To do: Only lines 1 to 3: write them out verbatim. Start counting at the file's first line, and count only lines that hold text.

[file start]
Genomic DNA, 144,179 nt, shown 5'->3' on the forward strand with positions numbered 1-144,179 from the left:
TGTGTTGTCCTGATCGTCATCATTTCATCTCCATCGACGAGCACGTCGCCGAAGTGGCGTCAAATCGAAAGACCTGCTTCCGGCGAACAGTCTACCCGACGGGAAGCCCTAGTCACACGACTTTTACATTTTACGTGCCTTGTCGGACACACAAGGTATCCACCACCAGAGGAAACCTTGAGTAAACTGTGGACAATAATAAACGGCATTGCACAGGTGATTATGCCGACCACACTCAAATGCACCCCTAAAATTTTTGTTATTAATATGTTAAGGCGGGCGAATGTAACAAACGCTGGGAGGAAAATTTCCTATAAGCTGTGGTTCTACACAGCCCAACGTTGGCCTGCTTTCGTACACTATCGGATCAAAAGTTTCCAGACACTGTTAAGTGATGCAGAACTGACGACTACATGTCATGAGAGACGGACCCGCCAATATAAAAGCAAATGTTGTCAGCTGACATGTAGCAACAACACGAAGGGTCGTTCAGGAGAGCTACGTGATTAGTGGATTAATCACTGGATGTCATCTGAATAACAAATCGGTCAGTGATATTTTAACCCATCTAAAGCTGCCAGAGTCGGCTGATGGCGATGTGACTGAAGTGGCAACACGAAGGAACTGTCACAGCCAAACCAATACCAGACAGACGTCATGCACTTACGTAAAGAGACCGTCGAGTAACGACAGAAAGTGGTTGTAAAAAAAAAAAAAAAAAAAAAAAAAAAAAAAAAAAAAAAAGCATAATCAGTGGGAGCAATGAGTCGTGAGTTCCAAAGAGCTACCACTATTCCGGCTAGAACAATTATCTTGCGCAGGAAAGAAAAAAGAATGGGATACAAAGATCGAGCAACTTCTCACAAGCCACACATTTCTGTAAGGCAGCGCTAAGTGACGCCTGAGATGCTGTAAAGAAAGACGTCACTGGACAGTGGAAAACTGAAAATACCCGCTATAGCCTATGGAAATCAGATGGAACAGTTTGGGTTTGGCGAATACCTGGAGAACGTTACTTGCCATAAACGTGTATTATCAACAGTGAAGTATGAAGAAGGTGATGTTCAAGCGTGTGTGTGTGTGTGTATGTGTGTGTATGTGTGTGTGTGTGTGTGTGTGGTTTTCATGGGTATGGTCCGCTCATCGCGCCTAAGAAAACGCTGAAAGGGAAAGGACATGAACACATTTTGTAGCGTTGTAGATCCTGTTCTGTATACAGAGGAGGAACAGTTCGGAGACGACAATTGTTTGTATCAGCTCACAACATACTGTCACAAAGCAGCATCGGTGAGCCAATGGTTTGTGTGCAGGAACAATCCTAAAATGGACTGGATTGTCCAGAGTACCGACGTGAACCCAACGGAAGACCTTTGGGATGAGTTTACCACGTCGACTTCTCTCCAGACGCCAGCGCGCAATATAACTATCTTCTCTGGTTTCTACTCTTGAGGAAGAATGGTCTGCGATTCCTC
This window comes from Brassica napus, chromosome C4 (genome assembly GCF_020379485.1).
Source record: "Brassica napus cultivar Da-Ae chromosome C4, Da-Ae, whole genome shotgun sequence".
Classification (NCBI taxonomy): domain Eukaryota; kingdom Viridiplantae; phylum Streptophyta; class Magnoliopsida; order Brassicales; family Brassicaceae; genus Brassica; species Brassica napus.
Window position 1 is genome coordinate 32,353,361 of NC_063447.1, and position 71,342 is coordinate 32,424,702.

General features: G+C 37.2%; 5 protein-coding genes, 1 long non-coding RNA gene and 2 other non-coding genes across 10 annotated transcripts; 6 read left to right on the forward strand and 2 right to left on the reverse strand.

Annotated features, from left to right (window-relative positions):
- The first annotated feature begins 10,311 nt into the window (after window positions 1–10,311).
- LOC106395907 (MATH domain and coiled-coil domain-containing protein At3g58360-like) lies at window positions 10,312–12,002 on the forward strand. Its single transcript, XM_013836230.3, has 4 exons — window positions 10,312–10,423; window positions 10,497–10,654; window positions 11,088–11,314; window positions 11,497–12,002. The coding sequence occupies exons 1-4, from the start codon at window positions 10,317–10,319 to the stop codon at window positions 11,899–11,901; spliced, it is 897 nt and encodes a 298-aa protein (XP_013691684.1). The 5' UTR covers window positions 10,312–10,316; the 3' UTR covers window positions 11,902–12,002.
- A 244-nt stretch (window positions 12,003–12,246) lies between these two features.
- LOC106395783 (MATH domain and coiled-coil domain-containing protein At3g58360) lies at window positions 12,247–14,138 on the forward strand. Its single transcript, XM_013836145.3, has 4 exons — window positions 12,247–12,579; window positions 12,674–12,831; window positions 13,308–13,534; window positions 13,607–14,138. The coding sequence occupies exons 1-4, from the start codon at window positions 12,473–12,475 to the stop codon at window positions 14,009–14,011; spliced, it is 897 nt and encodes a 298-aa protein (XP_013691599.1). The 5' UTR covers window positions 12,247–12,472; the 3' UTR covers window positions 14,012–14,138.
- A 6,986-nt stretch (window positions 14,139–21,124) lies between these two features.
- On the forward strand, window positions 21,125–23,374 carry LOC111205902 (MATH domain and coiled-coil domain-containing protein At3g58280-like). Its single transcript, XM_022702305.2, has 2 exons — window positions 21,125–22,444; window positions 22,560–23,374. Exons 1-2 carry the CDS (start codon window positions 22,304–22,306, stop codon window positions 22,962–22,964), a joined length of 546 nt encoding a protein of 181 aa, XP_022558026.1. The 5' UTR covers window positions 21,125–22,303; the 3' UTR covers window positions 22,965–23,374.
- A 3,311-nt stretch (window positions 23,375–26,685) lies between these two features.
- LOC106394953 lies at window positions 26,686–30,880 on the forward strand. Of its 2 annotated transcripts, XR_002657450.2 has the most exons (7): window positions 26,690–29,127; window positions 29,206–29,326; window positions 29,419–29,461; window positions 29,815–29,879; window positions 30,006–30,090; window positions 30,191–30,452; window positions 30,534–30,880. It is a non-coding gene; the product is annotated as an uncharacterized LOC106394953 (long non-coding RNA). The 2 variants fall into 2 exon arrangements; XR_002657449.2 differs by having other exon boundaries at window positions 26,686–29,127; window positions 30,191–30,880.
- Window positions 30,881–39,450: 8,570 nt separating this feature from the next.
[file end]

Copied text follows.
Genomic DNA, 144,179 nt, shown 5'->3' on the forward strand with positions numbered 1-144,179 from the left:
TGTGTTGTCCTGATCGTCATCATTTCATCTCCATCGACGAGCACGTCGCCGAAGTGGCGTCAAATCGAAAGACCTGCTTCCGGCGAACAGTCTACCCGACGGGAAGCCCTAGTCACACGACTTTTACATTTTACGTGCCTTGTCGGACACACAAGGTATCCACCACCAGAGGAAACCTTGAGTAAACTGTGGACAATAATAAACGGCATTGCACAGGTGATTATGCCGACCACACTCAAATGCACCCCTAAAATTTTTGTTATTAATATGTTAAGGCGGGCGAATGTAACAAACGCTGGGAGGAAAATTTCCTATAAGCTGTGGTTCTACACAGCCCAACGTTGGCCTGCTTTCGTACACTATCGGATCAAAAGTTTCCAGACACTGTTAAGTGATGCAGAACTGACGACTACATGTCATGAGAGACGGACCCGCCAATATAAAAGCAAATGTTGTCAGCTGACATGTAGCAACAACACGAAGGGTCGTTCAGGAGAGCTACGTGATTAGTGGATTAATCACTGGATGTCATCTGAATAACAAATCGGTCAGTGATATTTTAACCCATCTAAAGCTGCCAGAGTCGGCTGATGGCGATGTGACTGAAGTGGCAACACGAAGGAACTGTCACAGCCAAACCAATACCAGACAGACGTCATGCACTTACGTAAAGAGACCGTCGAGTAACGACAGAAAGTGGTTGTAAAAAAAAAAAAAAAAAAAAAAAAAAAAAAAAAAAAAAAAGCATAATCAGTGGGAGCAATGAGTCGTGAGTTCCAAAGAGCTACCACTATTCCGGCTAGAACAATTATCTTGCGCAGGAAAGAAAAAAGAATGGGATACAAAGATCGAGCAACTTCTCACAAGCCACACATTTCTGTAAGGCAGCGCTAAGTGACGCCTGAGATGCTGTAAAGAAAGACGTCACTGGACAGTGGAAAACTGAAAATACCCGCTATAGCCTATGGAAATCAGATGGAACAGTTTGGGTTTGGCGAATACCTGGAGAACGTTACTTGCCATAAACGTGTATTATCAACAGTGAAGTATGAAGAAGGTGATGTTCAAGCGTGTGTGTGTGTGTGTATGTGTGTGTATGTGTGTGTGTGTGTGTGTGTGGTTTTCATGGGTATGGTCCGCTCATCGCGCCTAAGAAAACGCTGAAAGGGAAAGGACATGAACACATTTTGTAGCGTTGTAGATCCTGTTCTGTATACAGAGGAGGAACAGTTCGGAGACGACAATTGTTTGTATCAGCTCACAACATACTGTCACAAAGCAGCATCGGTGAGCCAATGGTTTGTGTGCAGGAACAATCCTAAAATGGACTGGATTGTCCAGAGTACCGACGTGAACCCAACGGAAGACCTTTGGGATGAGTTTACCACGTCGACTTCTCTCCAGACGCCAGCGCGCAATATAACTATCTTCTCTGGTTTCTACTCTTGAGGAAGAATGGTCTGCGATTCCTC
This window comes from Brassica napus, chromosome C4 (genome assembly GCF_020379485.1).